When asked what they want most for their baby, most expectant parents will say "I just hope they're healthy." It's a common refrain as we prepare for a little one's arrival.
While most parents get exactly what they wish for, some births take an unexpected turn and lead to lifelong complications for the baby. One of the most common birth injuries a newborn can experience is cerebral palsy.
Cerebral palsy is a disorder of movement, muscle tone or posture. It is caused by damage to an immature, developing brain. Most often, these injuries occur before birth, but signs and symptoms appear in infancy or even as late as the preschool years.
Symptoms Of Cerebral Palsy
Cerebral palsy's effect on a baby's functional abilities varies. Some grow up to be able to walk while others can't. Some will show normal or near-normal intellectual capacity while others experience intellectual disabilities.
Some of the movement and coordination problems associated with the disorder include:
- Being too stiff or too floppy in muscle tone
- Lack of muscle coordination
- Stiff muscles, either with exaggerated or normal reflexes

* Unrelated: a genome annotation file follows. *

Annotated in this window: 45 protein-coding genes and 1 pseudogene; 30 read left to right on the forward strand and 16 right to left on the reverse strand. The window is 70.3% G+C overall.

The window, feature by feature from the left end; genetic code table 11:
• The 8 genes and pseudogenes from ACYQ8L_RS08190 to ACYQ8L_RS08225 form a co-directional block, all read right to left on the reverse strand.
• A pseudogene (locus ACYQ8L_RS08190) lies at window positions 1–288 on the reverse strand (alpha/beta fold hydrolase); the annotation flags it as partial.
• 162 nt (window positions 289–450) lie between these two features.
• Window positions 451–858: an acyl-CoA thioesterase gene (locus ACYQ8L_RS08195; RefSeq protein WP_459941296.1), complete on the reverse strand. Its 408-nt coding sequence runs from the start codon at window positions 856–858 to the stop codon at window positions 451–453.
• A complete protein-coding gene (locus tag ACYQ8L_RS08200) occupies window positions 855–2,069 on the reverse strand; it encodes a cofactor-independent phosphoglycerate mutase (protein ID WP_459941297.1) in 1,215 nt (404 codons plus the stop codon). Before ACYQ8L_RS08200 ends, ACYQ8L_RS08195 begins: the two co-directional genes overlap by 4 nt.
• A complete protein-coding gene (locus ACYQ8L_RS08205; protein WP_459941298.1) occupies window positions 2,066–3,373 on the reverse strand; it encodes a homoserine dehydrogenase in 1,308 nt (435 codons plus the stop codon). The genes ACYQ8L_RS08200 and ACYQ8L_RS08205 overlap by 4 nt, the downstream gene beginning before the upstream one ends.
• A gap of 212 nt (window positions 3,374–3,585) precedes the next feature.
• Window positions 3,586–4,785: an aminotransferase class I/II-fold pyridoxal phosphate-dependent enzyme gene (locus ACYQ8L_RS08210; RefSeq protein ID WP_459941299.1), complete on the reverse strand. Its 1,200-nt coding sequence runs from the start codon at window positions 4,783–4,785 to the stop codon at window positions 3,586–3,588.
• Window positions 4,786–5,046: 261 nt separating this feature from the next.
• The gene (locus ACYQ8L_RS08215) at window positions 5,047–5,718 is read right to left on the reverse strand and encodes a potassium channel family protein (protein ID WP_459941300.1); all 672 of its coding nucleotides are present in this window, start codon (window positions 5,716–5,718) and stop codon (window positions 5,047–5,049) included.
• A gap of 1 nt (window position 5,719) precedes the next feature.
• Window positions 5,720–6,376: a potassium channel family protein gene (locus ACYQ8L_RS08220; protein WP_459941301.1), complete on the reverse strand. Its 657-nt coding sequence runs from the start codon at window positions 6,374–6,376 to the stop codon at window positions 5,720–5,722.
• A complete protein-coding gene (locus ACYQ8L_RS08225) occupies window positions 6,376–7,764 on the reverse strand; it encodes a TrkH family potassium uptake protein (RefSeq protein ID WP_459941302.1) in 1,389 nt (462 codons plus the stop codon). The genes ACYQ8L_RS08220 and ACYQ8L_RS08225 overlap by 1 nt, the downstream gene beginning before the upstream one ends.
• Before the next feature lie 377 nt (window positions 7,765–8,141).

- Tremors or involuntary movements
- Slow, writhing movements
- Delays in reaching motor skills milestones, such as pushing up on arms, sitting alone, crawling, etc.
- Favoring one side of the body, such as reaching with only one hand or dragging a leg while crawling
- Difficulty walking, such as walking on toes
- Excessive drooling or problems with swallowing
- Speech development difficulty
Cerebral palsy can be limited primarily to one limb or one side of the body, or it can affect the whole body. The symptoms don't worsen with age, but muscle shortening and rigidity can worsen if not treated.
The most common type of the disorder is spastic cerebral palsy, and the University of Iowa Stead Family Children's Hospital can evaluate a child to determine an appropriate treatment strategy.
Treatment for cerebral palsy can feel overwhelming and expensive, so parents who dealt with complications during birth may want to consider if those complications were caused by a doctor's negligence. If they were, there may be validity to pursue a medical malpractice claim.
With the right treatment, a child can go on to live a happy, fulfilling life. That's what all parents ultimately hope for their little one.